Atkins: “I had heard a little about that project over the last two years. But in Hollywood, you never really know what’s actually going to happen. It’s a world based on a lot of talk. I was excited to hear that it’s moving ahead and that Wonderland will kick off what is proposed to be a long-running series. I think the modern Boston stories and people in the last seven books I’ve written make an easier transition for a contemporary film. And Wonderland, based on the true story of a ruthless fight to get a casino to Boston, is a real natural.

“As far as Wahlberg, I guess we’ll soon find out. He certainly knows Boston and has had extensive boxing training with The Fighter. I think it will all come down to the adaptation of the book and the character. If the writers understand Spenser and his code, it will be terrific.

“My involvement is ‘based on the novel by’ only. I’m too busy. Already planning ahead to my eighth Spenser!”

TRBS: You often post really great photos when you’re out on book tour, including shots of different eating locations. What do you look for in a local restaurant, and what’s your go-to breakfast when loading up for a long day of signing books?

Atkins: “I look at book tour as a real adventure. The good folks at Putnam are the best about sending me all over the U.S. to meet fans and talk about Spenser and Quinn. And I take the time to really go out and explore places I’ve never been or towns I love. I hope to bring a little travelogue to my readers while I’m on tour. I look for places that really represent their cities. One of my recent favorites was having hash and eggs at Slyman’s deli in Cleveland — an authentic joint and a gem of the city. Being at Slyman’s was like being in the heart of that town.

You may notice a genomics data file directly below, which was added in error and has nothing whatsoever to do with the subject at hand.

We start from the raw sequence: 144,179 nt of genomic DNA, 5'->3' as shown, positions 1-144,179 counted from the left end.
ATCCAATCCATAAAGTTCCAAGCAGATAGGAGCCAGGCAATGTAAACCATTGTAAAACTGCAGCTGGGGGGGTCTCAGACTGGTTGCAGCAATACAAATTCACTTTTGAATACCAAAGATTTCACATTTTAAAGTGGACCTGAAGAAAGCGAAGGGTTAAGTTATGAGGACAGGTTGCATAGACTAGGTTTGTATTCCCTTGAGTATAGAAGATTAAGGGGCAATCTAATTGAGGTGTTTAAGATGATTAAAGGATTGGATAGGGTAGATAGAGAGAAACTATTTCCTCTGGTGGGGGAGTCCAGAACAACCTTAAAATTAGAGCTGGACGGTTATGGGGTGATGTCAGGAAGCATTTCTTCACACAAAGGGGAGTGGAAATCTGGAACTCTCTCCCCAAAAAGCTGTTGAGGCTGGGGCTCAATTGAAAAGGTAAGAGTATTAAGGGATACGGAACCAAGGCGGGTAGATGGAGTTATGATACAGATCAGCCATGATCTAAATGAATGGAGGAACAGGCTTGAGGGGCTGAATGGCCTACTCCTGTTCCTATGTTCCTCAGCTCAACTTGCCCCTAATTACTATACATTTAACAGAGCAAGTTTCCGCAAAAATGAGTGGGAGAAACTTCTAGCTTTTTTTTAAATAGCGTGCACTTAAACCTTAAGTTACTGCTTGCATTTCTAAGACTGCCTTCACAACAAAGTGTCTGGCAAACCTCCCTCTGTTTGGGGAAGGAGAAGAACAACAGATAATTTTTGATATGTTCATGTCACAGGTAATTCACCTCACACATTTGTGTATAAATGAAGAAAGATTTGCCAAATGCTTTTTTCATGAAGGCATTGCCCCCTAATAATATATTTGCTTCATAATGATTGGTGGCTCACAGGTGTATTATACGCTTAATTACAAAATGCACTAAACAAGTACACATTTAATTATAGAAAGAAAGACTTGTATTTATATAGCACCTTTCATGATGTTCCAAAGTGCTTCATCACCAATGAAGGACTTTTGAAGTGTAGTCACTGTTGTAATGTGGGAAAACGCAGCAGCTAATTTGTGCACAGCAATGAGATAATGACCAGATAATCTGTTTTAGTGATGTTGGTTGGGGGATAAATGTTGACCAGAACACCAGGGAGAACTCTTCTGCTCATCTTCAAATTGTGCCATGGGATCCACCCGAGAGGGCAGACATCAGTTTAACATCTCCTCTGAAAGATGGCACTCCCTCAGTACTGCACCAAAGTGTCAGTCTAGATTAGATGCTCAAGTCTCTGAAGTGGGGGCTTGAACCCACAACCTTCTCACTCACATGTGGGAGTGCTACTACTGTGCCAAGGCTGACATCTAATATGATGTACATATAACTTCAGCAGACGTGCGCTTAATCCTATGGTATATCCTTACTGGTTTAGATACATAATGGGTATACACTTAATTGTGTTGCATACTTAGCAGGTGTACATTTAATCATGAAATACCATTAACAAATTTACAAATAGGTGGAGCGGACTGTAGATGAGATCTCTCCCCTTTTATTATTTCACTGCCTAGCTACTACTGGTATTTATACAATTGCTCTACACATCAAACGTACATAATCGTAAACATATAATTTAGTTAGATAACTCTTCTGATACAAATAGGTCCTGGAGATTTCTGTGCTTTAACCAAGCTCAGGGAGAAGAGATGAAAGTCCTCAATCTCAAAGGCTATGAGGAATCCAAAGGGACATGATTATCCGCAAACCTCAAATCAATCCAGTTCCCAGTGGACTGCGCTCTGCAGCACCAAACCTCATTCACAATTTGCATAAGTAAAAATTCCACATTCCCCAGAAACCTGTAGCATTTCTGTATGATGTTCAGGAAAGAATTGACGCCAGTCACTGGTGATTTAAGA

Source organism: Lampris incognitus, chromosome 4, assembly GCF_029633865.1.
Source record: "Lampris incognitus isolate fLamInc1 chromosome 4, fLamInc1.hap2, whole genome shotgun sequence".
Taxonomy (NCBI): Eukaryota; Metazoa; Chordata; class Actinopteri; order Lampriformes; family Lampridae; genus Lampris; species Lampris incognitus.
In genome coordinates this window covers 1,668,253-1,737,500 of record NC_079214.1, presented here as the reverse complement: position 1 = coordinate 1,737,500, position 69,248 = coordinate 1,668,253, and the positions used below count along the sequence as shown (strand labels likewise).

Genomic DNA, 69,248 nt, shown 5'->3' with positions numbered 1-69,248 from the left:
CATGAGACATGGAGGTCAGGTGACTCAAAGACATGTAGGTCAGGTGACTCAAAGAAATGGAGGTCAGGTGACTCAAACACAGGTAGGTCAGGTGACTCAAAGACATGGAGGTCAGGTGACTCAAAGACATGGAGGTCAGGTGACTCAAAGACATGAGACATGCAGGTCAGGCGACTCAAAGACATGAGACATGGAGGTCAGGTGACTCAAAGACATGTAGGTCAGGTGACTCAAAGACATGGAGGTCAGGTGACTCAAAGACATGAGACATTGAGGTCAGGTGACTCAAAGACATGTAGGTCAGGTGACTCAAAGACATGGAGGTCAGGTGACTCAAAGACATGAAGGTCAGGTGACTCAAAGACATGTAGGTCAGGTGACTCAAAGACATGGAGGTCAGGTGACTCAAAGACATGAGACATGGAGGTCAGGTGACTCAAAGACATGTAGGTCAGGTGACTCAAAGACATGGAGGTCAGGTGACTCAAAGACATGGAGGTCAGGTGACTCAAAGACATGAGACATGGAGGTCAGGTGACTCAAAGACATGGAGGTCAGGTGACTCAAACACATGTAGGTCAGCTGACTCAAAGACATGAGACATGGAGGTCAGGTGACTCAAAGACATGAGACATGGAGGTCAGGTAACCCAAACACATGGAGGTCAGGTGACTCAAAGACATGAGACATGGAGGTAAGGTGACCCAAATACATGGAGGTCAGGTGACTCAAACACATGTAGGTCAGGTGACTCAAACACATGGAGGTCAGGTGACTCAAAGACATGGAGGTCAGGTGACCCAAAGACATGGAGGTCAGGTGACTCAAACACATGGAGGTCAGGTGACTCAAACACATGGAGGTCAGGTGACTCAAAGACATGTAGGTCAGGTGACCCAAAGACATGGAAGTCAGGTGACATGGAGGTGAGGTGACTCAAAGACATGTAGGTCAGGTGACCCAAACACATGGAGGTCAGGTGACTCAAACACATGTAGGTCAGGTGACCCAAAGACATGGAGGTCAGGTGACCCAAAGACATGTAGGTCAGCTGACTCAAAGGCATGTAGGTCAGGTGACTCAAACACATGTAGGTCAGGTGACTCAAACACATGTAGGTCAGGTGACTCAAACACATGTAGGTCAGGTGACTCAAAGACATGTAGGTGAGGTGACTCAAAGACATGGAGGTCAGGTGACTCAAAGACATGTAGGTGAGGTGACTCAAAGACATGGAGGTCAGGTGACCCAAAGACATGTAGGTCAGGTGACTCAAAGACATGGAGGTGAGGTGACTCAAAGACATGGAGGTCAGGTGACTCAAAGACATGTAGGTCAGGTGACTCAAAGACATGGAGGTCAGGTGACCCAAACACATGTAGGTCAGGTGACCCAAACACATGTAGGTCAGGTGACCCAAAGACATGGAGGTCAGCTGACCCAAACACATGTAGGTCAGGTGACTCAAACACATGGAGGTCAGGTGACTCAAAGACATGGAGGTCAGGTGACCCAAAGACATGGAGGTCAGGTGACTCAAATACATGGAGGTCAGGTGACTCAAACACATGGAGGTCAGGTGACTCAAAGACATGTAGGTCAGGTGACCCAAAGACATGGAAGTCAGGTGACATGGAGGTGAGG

“I think I’ve long been inspired by Parker’s travelogue in the Spenser books. Whether it was L.A. or Boston, you knew where to eat and where to go. I love hearing from fans about recs when I get to their town. And it’s even influenced some fans of Quinn to head down South for the best barbecue and catfish. I’m always happy to send them in the right direction.”

TRBS: Lastly, what’s next for you, and when can readers expect to see Quinn again?

Atkins: “I’m back at work on both the next Spenser and the next Quinn novels. Fingers crossed, they’ll both be out next summer. I can’t say much, but Spenser will encounter some real series favorites we haven’t seen in a good long while. And for Quinn, the shit is just about to hit the fan. Everything that’s been building in the previous books is about to come to a head in a big way. I can’t wait to see how things will shake out down in Tibbehah County.”


The SinnersIn the new novel from New York Times-bestselling crime master Ace Atkins, violence comes in many forms…and this time it may be more than Quinn Colson can handle.

The Pritchards had never been worth a damn–an evil, greedy family who made their living dealing drugs and committing mayhem. Years ago, Colson’s late uncle had put the clan’s patriarch in prison, but now he’s getting out, with revenge, power, and family business on his mind. To make matters worse, a shady trucking firm with possible ties to the Gulf Coast syndicate has moved into Tibbehah, and they have their own methods of intimidation.

With his longtime deputy Lillie Virgil now working up in Memphis, Quinn Colson finds himself having to fall back on some brand-new deputies to help him out, but with Old West-style violence breaking out, and his own wedding on the horizon, this is without a doubt Colson’s most trying time as sheriff. Cracks are opening up all over the county, and shadowy figures are crawling out through them–and they’re all heading directly for him.




Praised as “one of today’s finest book reviewers” by New York Times bestselling author Gayle Lynds, Ryan Steck (“The Godfather of the thriller genre” — Ben Coes) has “quickly established himself as the authority on mysteries and thrillers” (Author A.J. Tata). He currently lives in Southwest Michigan with his wife and their six children.